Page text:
On choosing laundry tiles and anxiety attacks

About 18 months ago my husband and I were in the latter stages of our house build. After 2 years we were finally coming up to the point that for many is an exciting stage: bathrooms & wet areas. Unfortunately for me however, this is a nightmare scenario. Bathrooms mean fixtures. Sinks. Toilets. And the kicker: TILES. All of these needed to be picked and decided upon.

If you’re decisively-challenged like me, it ain’t no fun being presented with a choice that you’re going to have to look at and live with for the rest of your life, no. Rather, it’s your proper torture device. Kirsten’s internal monologue in this scenario: RUN!!

What if I don’t like it? What if other people don’t like it?? 

Over the years I’ve almost perfected the art of forgoing and defaulting my choice, often leaving the decision to others, and of late, my husband. This has been something I have done in many relationships, mostly because I have been desperate for people to like me – so if they make the choice (of restaurant, activity, movie, tiles), they can’t be disappointed in me.

Why is this? Do I believe I have bad taste? No. Do I believe that I need to concede my choice to males? No. But the fear of disappointment, the fear of creating a reason for someone not to like me? That’s the world ending. It’s painful. I don’t enjoy it. Even if the consequence of constantly saying “I don’t mind, you pick” is actually the other person resenting you for it, the practice is so deeply ingrained in me, I continue it, despite it being debilitating for me, and deeply annoying for those who know me.

Hence when I was given the task of going down to the local tile store to pick our laundry floor, I couldn’t do it. I tried: I went to the store three times. I returned 2 sets of tiles to the store after bringing them home and hating my selection. 

Cue meltdown.  I ended up on our kitchen floor in a fetal position because I couldn’t pick a tile. I couldn’t make a choice and back that choice. I stayed on that floor for over an hour, disgusted with myself. I was pathetic. And I hated myself for being so. So now not only could I not make decisions, but even when I recognised the destructive nature of indecision, I still couldn’t make a choice. 

I understand the ridiculousness of this moment: tiles don’t matter. Especially laundry floor tiles! Who even cares?  

It wasn’t about the tiles. This post isn’t about tiles.

The thing is, even knowing myself, even in the pain of lying on the ground in an anxiety attack, I had no pity for that woman. I was disgusting to myself at this point.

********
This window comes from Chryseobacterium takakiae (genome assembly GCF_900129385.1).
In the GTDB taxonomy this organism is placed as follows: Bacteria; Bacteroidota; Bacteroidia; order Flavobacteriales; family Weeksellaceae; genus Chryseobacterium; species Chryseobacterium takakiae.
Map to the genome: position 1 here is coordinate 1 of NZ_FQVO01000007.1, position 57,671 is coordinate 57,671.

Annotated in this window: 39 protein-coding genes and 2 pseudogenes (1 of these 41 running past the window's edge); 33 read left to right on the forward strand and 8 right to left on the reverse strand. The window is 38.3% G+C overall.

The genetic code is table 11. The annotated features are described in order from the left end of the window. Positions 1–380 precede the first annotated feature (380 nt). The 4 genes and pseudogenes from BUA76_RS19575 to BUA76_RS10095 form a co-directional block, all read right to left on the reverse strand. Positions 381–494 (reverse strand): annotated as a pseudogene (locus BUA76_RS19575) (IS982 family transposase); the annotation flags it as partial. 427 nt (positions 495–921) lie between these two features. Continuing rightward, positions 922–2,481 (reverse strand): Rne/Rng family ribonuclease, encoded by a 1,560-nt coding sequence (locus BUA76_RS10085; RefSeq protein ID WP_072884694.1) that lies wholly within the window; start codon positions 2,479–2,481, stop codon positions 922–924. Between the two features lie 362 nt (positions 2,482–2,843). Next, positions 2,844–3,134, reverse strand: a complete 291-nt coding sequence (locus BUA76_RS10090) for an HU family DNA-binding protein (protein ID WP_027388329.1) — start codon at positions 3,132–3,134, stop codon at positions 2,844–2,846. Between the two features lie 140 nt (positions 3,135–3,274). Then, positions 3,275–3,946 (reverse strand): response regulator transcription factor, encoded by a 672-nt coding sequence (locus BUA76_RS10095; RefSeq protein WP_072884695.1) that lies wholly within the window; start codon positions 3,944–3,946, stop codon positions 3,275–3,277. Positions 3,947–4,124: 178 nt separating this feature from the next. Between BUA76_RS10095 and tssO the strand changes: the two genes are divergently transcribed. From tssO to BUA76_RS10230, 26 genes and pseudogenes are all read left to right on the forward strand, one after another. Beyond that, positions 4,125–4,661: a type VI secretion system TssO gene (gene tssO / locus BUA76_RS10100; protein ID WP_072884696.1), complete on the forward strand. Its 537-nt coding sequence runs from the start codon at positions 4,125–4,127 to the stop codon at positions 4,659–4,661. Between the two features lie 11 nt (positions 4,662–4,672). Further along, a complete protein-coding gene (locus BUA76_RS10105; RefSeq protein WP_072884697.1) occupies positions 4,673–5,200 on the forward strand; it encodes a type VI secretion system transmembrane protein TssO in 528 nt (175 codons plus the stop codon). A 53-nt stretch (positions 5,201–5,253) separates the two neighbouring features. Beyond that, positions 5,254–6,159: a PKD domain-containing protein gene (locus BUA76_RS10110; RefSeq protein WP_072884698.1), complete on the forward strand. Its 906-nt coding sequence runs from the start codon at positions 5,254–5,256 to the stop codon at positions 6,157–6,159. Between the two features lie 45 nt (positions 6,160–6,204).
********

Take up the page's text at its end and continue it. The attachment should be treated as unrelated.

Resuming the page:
JUST MAKE THE CHOICE, KIRSTEN. BE BETTER. GET OVER IT. I was standing over myself, critical and full of judgement. 

I spent an entire session with my wonderful psych about this a couple of weeks later (this is a little embarrassing to admit). We spent time talking about my recurring fear of decision making, but she also encouraged me to spend time looking at my hatred and disgust of myself too. She kept asking me how I was feeling toward myself at that moment, and the words kept repeating: Shame. Disgust. Frustration. Hatred.

She then stopped me in my tracks and asked me what that woman on the floor actually needed:

Compassion.

That’s it.  

She asked me to ‘parent myself’ in that moment and imagine what a compassionate parent would be feeling and acting towards me on that kitchen floor. Rather than judgement, not only was it completely acceptable to feel pity towards myself, but it was also appropriate – and much more helpful – to extend compassion and grace to a young girl who just wanted to be told that it was ok that she was scared. And that she was ok too.

We need judgement FAR less than we need compassion. Judgement rarely inspires healing, growth and life-giving decisions. Even if it is ourselves who are floundering or indecisive or completely in the wrong. 

I have returned to that moment a lot since it happened. In my times of anxiety and self-hatred I imagine myself on the floor in the kitchen – but now I also try to picture the compassionate parent who sees her. What would be helpful to say to her? I try to imagine the compassion that is needed.  

And I try to EXTEND IT TO MYSELF.

Thanks to Shan who told me to write today.  

Also thanks to Shan who ended up picking the laundry tile. They’re grey.
In case you were wondering. X

2 thoughts on “On choosing laundry tiles and anxiety attacks

  1. Sometimes I fear that you are inside my brain. But then you have the solution, and I know you cannot be because I haven’t worked out that compassion is the answer yet. Love your writing. Love your voice. It matters to me.

  2. Dearest Kirsten, thank you for having the courage to share this, identifying with a deep-seated fear many of us experience, and for the encouragement to love ourselves the way the Father loves us! God bless you and your beautiful family always. Love Suzi xxx

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